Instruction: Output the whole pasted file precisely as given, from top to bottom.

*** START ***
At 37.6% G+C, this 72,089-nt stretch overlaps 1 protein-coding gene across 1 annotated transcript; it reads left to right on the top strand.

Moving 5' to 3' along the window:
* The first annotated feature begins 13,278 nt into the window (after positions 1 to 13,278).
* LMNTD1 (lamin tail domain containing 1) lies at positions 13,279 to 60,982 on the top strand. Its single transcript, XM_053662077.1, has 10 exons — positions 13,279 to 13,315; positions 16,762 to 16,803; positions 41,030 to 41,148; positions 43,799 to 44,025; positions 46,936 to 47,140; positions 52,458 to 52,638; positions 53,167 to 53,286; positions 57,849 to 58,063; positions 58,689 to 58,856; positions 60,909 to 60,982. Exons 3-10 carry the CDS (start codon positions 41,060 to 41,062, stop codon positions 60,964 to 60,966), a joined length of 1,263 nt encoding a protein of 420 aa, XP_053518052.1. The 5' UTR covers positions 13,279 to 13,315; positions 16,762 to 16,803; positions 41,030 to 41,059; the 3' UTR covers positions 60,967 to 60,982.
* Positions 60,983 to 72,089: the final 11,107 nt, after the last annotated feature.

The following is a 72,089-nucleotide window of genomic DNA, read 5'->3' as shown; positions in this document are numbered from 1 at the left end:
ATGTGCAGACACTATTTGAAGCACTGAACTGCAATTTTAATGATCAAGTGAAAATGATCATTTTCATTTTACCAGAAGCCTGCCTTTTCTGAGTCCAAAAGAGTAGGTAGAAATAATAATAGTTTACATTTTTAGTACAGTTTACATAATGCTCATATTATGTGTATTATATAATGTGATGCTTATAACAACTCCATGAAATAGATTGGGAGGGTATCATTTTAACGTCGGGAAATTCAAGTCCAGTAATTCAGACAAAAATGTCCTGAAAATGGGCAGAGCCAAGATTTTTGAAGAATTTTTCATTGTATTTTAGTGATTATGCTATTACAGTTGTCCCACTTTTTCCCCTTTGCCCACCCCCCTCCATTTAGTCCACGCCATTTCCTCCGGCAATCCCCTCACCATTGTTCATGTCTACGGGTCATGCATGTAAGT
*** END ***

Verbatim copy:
At 37.6% G+C, this 72,089-nt stretch overlaps 1 protein-coding gene across 1 annotated transcript; it reads left to right on the top strand.

Moving 5' to 3' along the window:
* The first annotated feature begins 13,278 nt into the window (after positions 1 to 13,278).
* LMNTD1 (lamin tail domain containing 1) lies at positions 13,279 to 60,982 on the top strand. Its single transcript, XM_053662077.1, has 10 exons — positions 13,279 to 13,315; positions 16,762 to 16,803; positions 41,030 to 41,148; positions 43,799 to 44,025; positions 46,936 to 47,140; positions 52,458 to 52,638; positions 53,167 to 53,286; positions 57,849 to 58,063; positions 58,689 to 58,856; positions 60,909 to 60,982. Exons 3-10 carry the CDS (start codon positions 41,060 to 41,062, stop codon positions 60,964 to 60,966), a joined length of 1,263 nt encoding a protein of 420 aa, XP_053518052.1. The 5' UTR covers positions 13,279 to 13,315; positions 16,762 to 16,803; positions 41,030 to 41,059; the 3' UTR covers positions 60,967 to 60,982.
* Positions 60,983 to 72,089: the final 11,107 nt, after the last annotated feature.

The following is a 72,089-nucleotide window of genomic DNA, read 5'->3' as shown; positions in this document are numbered from 1 at the left end:
ATGTGCAGACACTATTTGAAGCACTGAACTGCAATTTTAATGATCAAGTGAAAATGATCATTTTCATTTTACCAGAAGCCTGCCTTTTCTGAGTCCAAAAGAGTAGGTAGAAATAATAATAGTTTACATTTTTAGTACAGTTTACATAATGCTCATATTATGTGTATTATATAATGTGATGCTTATAACAACTCCATGAAATAGATTGGGAGGGTATCATTTTAACGTCGGGAAATTCAAGTCCAGTAATTCAGACAAAAATGTCCTGAAAATGGGCAGAGCCAAGATTTTTGAAGAATTTTTCATTGTATTTTAGTGATTATGCTATTACAGTTGTCCCACTTTTTCCCCTTTGCCCACCCCCCTCCATTTAGTCCACGCCATTTCCTCCGGCAATCCCCTCACCATTGTTCATGTCTACGGGTCATGCATGTAAGT